Sundance 2016 — VR is Serious Business

Watching “Invasion” by Baobab Studios

Last year at Sundance, the general sentiment around virtual reality was that it was “cool new technology” we can use to tell stories. When it came to creating compelling content nobody really knew what they were doing or how to even do it. What was showcased were independent artists and small studios’ first attempts at building for the medium. Some 360 videos were slapped on peoples faces (mostly on Google Cardboard and Oculus DK2 headsets) and a couple of animated experiences were shown. Birdly blew my mind, but aside from flying through the sky like a soaring eagle (the coolest fuckin’ thing ever) the majority of the experiences weren’t all that great.

A New Medium of Exploration

The cutest photo I got at the Festival.

This year, virtual reality started to look like serious business. Consumer version GearVRs were scattered about New Frontier showcasing a breadth of live action and experimental experiences. You were hard pressed to find Developer Kits being used as almost all of the developers present had the near consumer Oculus Rift or an HTC Vive setup. Over 30 experiences were showcased across 3 locations in Park City, including big titles like 21st Century Fox’s “The Martian” and big names like Reggie Watts with his “Waves” piece. It was clear this time that VR is not just a cool new technology, rather a brand new artistic medium that requires new rules and an entirely new language to discuss.

It made me happy to see Sundance taking it upon themselves to establish VR as a more artistic medium, not just cool new tech. A full schedule of panel discussions to discuss storytelling in VR filled the week, and almost everywhere I went I could overhear someone talking about VR. They made a strong push to allow people outside of the festival the chance to experience the same content people at the festival had a chance to see through the Sundance VR app. They’re now beginning to make strides towards democratizing virtual experiences, seeing what does and doesn’t resonate with people around the world.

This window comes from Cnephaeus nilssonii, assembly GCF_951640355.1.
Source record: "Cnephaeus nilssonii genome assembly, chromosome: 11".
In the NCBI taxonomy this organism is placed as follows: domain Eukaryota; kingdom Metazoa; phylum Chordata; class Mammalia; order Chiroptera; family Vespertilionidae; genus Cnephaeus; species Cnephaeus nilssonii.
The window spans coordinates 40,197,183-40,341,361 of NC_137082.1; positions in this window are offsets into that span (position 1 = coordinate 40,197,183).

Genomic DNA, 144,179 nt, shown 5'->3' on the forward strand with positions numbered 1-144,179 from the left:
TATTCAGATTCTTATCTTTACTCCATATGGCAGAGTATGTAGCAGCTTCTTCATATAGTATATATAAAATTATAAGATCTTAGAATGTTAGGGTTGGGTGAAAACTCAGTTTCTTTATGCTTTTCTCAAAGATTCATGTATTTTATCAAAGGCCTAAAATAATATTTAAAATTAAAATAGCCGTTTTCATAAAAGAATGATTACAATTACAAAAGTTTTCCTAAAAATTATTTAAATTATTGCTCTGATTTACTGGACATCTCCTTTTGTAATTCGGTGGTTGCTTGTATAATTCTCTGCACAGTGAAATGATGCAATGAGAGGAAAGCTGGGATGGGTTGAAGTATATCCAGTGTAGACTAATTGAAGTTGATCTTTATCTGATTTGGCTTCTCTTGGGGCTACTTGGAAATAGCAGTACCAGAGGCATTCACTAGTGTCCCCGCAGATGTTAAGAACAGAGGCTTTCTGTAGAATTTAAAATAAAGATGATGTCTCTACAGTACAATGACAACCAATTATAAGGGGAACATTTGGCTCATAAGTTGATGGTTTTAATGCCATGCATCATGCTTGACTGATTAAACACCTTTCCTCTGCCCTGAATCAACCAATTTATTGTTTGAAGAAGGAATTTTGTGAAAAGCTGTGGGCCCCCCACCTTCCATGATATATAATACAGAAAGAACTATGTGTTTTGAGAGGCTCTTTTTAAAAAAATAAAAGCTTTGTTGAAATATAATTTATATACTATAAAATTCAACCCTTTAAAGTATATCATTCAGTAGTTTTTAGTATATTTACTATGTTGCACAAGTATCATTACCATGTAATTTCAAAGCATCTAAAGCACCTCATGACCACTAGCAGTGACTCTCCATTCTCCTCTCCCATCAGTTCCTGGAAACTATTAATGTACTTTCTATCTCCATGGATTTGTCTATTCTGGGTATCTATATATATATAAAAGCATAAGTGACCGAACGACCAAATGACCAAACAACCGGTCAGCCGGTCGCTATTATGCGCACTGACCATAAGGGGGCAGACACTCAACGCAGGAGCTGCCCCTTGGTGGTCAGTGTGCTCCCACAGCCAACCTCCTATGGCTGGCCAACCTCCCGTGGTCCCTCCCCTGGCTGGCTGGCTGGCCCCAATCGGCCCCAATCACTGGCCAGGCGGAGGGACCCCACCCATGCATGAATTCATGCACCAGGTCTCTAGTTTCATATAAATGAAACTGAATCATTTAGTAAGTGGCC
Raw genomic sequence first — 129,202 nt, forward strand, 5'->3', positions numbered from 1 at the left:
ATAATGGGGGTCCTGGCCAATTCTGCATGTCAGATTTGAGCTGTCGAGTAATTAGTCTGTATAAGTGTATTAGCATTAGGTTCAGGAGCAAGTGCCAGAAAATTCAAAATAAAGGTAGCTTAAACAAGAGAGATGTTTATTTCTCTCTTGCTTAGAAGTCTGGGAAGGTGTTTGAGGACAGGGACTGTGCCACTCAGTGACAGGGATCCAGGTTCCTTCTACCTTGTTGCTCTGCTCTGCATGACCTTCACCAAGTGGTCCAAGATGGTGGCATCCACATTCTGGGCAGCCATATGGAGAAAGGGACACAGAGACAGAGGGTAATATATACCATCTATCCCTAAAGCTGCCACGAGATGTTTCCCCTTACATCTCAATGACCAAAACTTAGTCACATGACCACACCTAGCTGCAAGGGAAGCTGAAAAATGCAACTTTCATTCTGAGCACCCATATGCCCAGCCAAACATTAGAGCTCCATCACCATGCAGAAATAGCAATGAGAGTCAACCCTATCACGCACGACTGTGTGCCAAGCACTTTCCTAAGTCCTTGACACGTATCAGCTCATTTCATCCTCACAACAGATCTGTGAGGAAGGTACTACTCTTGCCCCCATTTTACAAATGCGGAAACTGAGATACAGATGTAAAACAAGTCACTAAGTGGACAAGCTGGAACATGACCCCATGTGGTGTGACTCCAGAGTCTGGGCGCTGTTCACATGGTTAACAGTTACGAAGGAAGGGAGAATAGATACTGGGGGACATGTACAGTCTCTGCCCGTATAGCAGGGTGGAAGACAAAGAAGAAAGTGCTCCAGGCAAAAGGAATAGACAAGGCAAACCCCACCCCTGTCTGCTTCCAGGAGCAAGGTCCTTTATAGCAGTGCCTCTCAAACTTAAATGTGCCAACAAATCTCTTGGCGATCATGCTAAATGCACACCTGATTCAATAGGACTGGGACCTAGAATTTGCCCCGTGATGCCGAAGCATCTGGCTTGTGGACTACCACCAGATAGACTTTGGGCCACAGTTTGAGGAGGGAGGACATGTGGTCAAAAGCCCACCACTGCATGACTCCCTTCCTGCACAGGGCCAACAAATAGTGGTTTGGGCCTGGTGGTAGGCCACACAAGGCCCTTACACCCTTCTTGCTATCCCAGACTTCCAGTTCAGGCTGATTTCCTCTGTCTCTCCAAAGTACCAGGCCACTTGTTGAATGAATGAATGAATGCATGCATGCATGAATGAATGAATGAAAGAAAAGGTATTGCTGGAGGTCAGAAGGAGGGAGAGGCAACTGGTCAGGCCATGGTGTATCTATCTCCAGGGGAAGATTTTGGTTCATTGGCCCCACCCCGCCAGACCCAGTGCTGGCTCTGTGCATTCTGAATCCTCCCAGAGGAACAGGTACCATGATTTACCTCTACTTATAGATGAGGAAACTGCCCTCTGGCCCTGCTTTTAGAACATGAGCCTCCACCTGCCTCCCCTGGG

We’re still just getting started.

If we were to compare VR today with the history of the cell phone, then we are still carrying these bad boys around.

It’s still, obviously, very early days. Pixels are still all too present in every experience. But the early days are also the most exciting days. The explorers searching for beauty in this new medium, the community of developers, musicians, painters, writers, technicians, and those who defy definition are defining a new language and a new era of entertainment. If you’ve read this far it’s important to take a step back, breath deeply, and realize just how exciting of a time this is for VR. Go out there and push the limits — take big risks, and pursue that far-out vision. There’s no time like the present.

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